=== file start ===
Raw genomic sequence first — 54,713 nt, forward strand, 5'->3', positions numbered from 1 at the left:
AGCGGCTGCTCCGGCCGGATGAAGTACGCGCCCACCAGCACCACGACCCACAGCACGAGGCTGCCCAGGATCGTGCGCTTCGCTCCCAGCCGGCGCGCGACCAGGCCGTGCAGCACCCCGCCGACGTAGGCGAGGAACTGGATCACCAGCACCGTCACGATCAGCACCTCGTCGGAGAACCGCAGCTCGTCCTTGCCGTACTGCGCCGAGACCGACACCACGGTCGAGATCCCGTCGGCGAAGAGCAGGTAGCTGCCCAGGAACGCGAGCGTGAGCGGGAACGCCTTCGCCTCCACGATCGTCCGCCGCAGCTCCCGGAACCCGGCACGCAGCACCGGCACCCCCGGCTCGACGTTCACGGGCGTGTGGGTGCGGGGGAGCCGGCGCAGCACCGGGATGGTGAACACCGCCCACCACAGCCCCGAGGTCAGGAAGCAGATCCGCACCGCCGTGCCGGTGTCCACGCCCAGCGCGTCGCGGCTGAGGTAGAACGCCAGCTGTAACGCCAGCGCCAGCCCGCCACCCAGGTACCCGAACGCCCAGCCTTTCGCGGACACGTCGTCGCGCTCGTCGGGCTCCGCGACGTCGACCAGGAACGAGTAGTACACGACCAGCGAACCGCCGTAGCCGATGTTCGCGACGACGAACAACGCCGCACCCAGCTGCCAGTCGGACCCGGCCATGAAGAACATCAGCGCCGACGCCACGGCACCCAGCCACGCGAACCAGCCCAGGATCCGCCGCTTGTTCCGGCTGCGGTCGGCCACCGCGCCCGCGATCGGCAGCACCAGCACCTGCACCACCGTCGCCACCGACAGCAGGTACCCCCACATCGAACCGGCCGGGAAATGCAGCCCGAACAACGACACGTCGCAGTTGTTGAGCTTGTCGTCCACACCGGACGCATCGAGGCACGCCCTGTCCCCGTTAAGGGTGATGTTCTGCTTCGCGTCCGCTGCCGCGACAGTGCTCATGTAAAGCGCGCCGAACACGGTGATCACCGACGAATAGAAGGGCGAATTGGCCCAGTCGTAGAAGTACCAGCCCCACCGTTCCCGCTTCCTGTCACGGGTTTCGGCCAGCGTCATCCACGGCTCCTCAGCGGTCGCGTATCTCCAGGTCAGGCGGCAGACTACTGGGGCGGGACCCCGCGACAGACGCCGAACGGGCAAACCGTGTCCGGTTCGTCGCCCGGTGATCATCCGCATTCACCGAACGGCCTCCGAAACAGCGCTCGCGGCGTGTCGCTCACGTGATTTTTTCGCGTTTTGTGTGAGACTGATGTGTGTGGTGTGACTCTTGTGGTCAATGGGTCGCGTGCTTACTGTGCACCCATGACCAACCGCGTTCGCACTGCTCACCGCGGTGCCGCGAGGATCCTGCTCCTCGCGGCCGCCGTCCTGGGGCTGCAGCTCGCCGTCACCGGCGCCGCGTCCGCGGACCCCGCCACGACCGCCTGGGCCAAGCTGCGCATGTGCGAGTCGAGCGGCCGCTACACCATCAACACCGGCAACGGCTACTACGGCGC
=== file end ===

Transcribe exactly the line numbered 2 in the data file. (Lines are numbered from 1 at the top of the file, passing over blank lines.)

AGCGGCTGCTCCGGCCGGATGAAGTACGCGCCCACCAGCACCACGACCCACAGCACGAGGCTGCCCAGGATCGTGCGCTTCGCTCCCAGCCGGCGCGCGACCAGGCCGTGCAGCACCCCGCCGACGTAGGCGAGGAACTGGATCACCAGCACCGTCACGATCAGCACCTCGTCGGAGAACCGCAGCTCGTCCTTGCCGTACTGCGCCGAGACCGACACCACGGTCGAGATCCCGTCGGCGAAGAGCAGGTAGCTGCCCAGGAACGCGAGCGTGAGCGGGAACGCCTTCGCCTCCACGATCGTCCGCCGCAGCTCCCGGAACCCGGCACGCAGCACCGGCACCCCCGGCTCGACGTTCACGGGCGTGTGGGTGCGGGGGAGCCGGCGCAGCACCGGGATGGTGAACACCGCCCACCACAGCCCCGAGGTCAGGAAGCAGATCCGCACCGCCGTGCCGGTGTCCACGCCCAGCGCGTCGCGGCTGAGGTAGAACGCCAGCTGTAACGCCAGCGCCAGCCCGCCACCCAGGTACCCGAACGCCCAGCCTTTCGCGGACACGTCGTCGCGCTCGTCGGGCTCCGCGACGTCGACCAGGAACGAGTAGTACACGACCAGCGAACCGCCGTAGCCGATGTTCGCGACGACGAACAACGCCGCACCCAGCTGCCAGTCGGACCCGGCCATGAAGAACATCAGCGCCGACGCCACGGCACCCAGCCACGCGAACCAGCCCAGGATCCGCCGCTTGTTCCGGCTGCGGTCGGCCACCGCGCCCGCGATCGGCAGCACCAGCACCTGCACCACCGTCGCCACCGACAGCAGGTACCCCCACATCGAACCGGCCGGGAAATGCAGCCCGAACAACGACACGTCGCAGTTGTTGAGCTTGTCGTCCACACCGGACGCATCGAGGCACGCCCTGTCCCCGTTAAGGGTGATGTTCTGCTTCGCGTCCGCTGCCGCGACAGTGCTCATGTAAAGCGCGCCGAACACGGTGATCACCGACGAATAGAAGGGCGAATTGGCCCAGTCGTAGAAGTACCAGCCCCACCGTTCCCGCTTCCTGTCACGGGTTTCGGCCAGCGTCATCCACGGCTCCTCAGCGGTCGCGTATCTCCAGGTCAGGCGGCAGACTACTGGGGCGGGACCCCGCGACAGACGCCGAACGGGCAAACCGTGTCCGGTTCGTCGCCCGGTGATCATCCGCATTCACCGAACGGCCTCCGAAACAGCGCTCGCGGCGTGTCGCTCACGTGATTTTTTCGCGTTTTGTGTGAGACTGATGTGTGTGGTGTGACTCTTGTGGTCAATGGGTCGCGTGCTTACTGTGCACCCATGACCAACCGCGTTCGCACTGCTCACCGCGGTGCCGCGAGGATCCTGCTCCTCGCGGCCGCCGTCCTGGGGCTGCAGCTCGCCGTCACCGGCGCCGCGTCCGCGGACCCCGCCACGACCGCCTGGGCCAAGCTGCGCATGTGCGAGTCGAGCGGCCGCTACACCATCAACACCGGCAACGGCTACTACGGCGC